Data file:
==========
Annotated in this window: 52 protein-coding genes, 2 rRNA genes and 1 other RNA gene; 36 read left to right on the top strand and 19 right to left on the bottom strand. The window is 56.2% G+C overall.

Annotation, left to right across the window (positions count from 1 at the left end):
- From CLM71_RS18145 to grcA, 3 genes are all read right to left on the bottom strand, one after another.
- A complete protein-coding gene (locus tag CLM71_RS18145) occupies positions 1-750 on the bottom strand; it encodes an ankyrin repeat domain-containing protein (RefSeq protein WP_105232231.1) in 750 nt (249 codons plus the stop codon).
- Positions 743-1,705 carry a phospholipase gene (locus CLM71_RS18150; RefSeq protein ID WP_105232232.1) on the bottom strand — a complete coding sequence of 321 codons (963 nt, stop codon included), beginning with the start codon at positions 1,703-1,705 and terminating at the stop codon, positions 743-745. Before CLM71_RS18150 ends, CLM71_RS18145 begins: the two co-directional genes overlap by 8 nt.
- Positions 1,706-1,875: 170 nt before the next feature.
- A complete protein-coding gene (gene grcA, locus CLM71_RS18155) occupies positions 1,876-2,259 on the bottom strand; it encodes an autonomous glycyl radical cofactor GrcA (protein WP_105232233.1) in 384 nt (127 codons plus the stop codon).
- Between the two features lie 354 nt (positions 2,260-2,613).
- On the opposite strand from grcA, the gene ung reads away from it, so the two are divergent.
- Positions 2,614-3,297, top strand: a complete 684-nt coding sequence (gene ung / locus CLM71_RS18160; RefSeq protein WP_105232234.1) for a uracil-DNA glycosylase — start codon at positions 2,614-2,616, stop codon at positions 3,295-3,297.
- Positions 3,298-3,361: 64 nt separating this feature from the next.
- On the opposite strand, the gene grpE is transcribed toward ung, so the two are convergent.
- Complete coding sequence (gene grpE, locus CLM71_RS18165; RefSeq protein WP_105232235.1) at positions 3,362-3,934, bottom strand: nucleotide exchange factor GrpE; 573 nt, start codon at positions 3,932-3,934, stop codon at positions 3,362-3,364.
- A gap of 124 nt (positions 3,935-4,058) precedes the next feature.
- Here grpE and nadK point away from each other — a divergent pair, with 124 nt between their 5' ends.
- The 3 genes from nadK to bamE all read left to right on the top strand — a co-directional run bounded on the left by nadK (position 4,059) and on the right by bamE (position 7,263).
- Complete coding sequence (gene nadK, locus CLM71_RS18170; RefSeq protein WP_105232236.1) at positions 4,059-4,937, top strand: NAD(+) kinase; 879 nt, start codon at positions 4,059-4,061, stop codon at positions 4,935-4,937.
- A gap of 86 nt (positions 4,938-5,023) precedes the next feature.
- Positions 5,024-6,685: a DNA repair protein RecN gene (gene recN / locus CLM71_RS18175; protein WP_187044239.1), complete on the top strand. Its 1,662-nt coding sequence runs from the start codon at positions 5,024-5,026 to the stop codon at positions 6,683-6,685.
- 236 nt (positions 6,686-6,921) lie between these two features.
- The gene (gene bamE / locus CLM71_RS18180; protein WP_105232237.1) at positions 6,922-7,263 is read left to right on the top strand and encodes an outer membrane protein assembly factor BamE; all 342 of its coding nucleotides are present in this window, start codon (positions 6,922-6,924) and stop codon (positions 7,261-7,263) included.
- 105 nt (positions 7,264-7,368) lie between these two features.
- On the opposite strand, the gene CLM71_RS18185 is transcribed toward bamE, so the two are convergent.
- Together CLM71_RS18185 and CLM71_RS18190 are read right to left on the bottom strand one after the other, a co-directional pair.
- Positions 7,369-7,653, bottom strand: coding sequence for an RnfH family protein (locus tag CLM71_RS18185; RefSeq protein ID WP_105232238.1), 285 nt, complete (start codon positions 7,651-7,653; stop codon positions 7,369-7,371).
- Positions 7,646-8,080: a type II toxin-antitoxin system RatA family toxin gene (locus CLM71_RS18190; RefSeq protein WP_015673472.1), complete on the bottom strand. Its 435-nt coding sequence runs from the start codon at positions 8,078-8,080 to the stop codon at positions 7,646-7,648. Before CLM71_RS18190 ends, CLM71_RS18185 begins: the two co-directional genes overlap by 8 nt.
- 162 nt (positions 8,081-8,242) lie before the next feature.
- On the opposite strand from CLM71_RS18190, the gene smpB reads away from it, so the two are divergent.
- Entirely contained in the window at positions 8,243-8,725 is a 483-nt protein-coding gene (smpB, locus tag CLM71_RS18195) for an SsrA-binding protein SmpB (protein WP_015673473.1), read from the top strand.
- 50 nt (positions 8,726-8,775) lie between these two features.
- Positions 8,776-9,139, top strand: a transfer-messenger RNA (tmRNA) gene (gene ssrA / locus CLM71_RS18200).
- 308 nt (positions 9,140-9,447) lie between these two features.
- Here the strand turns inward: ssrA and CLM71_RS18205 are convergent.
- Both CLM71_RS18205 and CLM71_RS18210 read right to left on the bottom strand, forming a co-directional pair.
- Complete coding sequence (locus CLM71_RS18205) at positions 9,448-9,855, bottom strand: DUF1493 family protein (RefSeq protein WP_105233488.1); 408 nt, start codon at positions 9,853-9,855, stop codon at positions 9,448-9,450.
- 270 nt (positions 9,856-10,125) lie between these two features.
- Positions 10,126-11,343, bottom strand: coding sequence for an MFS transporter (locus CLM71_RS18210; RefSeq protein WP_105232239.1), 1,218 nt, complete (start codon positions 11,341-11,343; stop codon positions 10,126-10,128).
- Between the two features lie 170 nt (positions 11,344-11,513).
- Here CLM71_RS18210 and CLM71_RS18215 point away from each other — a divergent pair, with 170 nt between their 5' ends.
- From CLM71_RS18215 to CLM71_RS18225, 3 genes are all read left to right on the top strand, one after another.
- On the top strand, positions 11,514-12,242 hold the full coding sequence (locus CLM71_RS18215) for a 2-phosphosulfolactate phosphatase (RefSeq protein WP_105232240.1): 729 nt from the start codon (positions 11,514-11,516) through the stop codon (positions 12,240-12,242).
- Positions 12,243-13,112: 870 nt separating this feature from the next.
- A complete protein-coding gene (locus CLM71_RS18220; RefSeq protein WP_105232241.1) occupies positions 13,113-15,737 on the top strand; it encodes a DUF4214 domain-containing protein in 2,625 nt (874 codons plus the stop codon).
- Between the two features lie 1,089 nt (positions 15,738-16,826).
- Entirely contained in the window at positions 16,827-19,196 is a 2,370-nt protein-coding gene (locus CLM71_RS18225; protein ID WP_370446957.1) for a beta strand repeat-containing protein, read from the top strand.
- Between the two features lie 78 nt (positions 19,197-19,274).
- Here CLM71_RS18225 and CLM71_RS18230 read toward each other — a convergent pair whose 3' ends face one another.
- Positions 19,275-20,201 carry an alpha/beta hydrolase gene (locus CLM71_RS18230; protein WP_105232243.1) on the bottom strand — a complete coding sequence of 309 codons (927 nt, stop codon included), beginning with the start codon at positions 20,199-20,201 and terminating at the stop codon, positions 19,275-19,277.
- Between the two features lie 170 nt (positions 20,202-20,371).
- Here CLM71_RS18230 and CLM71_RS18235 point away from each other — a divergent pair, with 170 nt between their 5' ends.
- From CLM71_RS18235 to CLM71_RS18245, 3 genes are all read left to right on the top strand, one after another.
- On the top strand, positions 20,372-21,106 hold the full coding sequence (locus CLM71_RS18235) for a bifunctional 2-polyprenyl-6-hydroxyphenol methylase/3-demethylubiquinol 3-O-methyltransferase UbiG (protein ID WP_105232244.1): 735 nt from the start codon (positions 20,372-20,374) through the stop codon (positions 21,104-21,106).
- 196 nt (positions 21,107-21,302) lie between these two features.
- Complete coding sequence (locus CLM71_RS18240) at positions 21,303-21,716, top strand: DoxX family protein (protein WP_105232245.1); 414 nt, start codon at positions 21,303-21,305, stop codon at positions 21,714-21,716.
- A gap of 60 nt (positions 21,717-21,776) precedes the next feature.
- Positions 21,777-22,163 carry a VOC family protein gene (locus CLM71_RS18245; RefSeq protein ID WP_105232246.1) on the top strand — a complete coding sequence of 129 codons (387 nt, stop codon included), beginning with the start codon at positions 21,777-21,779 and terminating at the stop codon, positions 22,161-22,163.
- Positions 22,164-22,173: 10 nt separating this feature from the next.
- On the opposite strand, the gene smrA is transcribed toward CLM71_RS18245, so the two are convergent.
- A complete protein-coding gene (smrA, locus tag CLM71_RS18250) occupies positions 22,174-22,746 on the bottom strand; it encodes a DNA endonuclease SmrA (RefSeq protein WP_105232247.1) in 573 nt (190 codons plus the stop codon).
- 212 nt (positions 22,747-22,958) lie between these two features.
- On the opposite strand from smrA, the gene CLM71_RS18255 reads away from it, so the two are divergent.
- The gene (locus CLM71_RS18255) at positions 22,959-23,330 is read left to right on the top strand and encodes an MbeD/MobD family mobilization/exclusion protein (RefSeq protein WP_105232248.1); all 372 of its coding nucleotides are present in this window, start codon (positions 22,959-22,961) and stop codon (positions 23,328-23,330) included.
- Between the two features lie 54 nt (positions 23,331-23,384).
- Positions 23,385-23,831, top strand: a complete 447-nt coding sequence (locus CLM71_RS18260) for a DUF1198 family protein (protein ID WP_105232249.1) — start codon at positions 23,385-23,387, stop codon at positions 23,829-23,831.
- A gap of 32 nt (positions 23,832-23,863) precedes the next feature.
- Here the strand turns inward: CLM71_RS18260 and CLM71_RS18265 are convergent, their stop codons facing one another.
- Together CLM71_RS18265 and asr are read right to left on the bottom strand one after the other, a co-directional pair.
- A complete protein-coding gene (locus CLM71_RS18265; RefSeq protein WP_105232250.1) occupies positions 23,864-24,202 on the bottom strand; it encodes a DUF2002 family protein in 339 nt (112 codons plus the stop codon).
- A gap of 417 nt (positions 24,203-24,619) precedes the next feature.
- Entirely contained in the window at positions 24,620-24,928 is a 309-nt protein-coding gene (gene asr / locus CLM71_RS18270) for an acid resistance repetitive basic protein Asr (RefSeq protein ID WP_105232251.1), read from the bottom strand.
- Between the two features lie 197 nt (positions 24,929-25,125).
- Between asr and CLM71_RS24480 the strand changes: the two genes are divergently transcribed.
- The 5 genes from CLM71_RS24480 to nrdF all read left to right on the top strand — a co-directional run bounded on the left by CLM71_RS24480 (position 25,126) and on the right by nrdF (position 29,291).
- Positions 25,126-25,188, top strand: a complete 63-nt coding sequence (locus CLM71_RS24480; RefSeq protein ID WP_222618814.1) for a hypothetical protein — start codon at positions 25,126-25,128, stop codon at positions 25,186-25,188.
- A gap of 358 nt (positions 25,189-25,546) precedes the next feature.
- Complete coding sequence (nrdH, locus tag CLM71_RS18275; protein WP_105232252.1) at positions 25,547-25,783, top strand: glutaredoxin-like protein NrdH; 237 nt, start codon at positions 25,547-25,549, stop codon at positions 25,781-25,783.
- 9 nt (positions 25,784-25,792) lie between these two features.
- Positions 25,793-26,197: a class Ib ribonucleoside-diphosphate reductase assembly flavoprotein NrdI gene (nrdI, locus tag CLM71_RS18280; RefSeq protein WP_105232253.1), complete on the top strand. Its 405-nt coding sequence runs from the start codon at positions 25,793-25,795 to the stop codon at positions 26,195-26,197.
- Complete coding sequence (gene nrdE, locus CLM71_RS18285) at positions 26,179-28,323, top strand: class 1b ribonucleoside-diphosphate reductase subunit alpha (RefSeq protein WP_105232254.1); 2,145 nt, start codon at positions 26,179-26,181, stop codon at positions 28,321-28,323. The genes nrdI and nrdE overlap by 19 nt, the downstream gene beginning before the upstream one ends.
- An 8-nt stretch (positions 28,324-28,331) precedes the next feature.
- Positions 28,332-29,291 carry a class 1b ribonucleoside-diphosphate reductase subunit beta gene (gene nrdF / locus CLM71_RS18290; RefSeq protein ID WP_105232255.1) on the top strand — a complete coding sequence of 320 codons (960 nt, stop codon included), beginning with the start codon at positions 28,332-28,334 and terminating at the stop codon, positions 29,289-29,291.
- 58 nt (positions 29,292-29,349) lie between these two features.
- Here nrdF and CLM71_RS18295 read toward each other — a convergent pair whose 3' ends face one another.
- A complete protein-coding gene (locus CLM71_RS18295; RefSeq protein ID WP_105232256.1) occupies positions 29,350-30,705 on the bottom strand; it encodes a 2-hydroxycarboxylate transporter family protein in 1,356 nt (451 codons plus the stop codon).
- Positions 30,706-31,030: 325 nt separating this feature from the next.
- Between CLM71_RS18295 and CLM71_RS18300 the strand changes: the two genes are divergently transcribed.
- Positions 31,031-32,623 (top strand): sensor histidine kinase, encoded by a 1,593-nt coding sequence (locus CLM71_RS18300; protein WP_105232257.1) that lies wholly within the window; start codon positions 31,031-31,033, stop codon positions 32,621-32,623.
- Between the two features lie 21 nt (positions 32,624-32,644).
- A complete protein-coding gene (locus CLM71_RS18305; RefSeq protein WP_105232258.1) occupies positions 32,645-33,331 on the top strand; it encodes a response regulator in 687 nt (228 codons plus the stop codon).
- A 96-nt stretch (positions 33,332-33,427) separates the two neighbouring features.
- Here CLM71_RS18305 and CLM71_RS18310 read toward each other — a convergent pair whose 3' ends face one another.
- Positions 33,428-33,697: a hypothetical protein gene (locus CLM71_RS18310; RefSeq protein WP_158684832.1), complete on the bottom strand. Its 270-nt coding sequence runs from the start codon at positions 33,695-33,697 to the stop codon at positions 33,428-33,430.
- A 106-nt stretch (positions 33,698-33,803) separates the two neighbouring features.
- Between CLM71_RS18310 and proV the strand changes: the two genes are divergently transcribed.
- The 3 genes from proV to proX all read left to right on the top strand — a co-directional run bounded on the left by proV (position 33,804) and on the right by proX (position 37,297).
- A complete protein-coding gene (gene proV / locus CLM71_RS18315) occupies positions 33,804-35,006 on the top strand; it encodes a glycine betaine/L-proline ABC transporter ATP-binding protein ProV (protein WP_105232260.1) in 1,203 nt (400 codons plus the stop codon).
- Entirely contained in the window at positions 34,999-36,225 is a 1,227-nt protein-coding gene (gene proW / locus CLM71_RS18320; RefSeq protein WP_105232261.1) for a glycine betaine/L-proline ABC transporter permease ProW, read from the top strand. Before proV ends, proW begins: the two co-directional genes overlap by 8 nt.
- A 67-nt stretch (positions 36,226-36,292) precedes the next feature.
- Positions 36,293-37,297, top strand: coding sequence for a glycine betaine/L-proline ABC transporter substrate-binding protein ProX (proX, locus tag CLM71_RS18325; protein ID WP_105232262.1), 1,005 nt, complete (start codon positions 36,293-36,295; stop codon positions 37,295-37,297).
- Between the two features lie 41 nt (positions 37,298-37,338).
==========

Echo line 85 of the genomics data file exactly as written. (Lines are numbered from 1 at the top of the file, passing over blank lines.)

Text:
- Positions 30,706-31,030: 325 nt separating this feature from the next.